An important aspect of independent living for anyone, regardless of age, is mobility. In the next 20 years, as baby boomers age, 20% of the American population will belong to the elderly demographic, according to U.S. Census data.
On the Senior Housing News blog, contributor Alyssa Gerace writes,
A recent Transportation for America study showed a huge ‘senior mobility crisis’ threatening the Baby Boomer generation, as transportation options for many senior citizens are limited to driving. With an estimated 56% of the 65 and older crowd living in suburban areas where driving is the main method of transportation, it’s important to cater to this population by providing vehicle features that will help them to remain mobile longer, and therefore maintain their independence.
As the threat of this “senior mobility crisis” looms, issues related to driving are being addressed by both the medical and automobile industries, as well as organizations and private companies specifically related to seniors. At Sacred Heart Hospital in Eau Claire, Wisconsin, for example, doctors and therapists are using a driving simulator that looks and feels like the inside of a car. The “driver” sits buckled into a chair with a rear-view mirror, a side mirror, and a screen in front that displays a simulated road. As the patient reacts to various driving scenarios, a therapist and a computer record the results.
“This assessment really looks at those basic things that everyone needs to be able to drive from the thinking processes and memory,” says occupational therapist Barb Haag. “We look at different aspects of vision.”
The technology eliminates the guesswork of whether or not a patient is fit to drive and provides more specific data. The program affiliated with the simulator can also help the patient plan for transition back to driving or to find resources for alternatives to driving. It is used for both patients with health issues such as brain injuries and for those who are aging.
The GrandDriver program of the Virginia Department for the Aging (VDA) helps improve driving skills and provides other tools to help seniors compensate for changes caused by age. The VDA sponsors CarFit events, where trained experts conduct inspections of seniors’ vehicles. The experts will then make adjustments to the mirrors, the steering wheel, the head rests, and the seats to improve safety and comfort. The events also offer comprehensive driving evaluations and offer suggestions for changes that would aid the driver, such as items that aid vision in bright sunlight or at night, and rear-view cameras and screens.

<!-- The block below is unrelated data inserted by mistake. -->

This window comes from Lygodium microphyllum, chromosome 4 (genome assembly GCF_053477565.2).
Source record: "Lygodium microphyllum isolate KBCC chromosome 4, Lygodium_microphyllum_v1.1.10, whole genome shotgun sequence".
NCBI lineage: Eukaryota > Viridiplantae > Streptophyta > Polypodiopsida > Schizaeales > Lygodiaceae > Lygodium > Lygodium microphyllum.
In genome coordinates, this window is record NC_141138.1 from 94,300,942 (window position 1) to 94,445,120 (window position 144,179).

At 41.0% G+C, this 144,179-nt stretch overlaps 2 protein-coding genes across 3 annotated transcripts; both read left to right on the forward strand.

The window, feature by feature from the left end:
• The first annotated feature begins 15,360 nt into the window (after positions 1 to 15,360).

Some car companies are implementing overall changes in anticipation of the growing population of seniors. Ford Motor Company’s “senior-friendly” adjustments include specially contoured seats and more user-friendly designs for getting in and out of vehicles. Some of the changes are directly related to chronic health conditions such as arthritis, like a fuel filter that makes it easier to insert the nozzle of a gas pump.
The company’s in-car connectivity system SYNC will be connected to Web-based mobile health services and can also connect to some of a driver’s own medical devices that communicate through Bluetooth technology. Beginning next year, Ford will also begin implementing font sizes 40% larger than is currently used on vehicle controls.
Although drivers may have been completely sidelined in the past due to health conditions or advancing age, the growing resources to maintain mobility independence are promising.
Source: “Technology helps doctors decide if patients can get behind the wheel, WQOW, 0826/11
Source: “Helping a loved one stay on the road longer — and safer,” WSLS, 08/07/11
Source: “Auto Technology Aids Senior Independence,” Senior Housing News, 08/14/11
Image by Emilio Labrador, used under its Creative Commons license.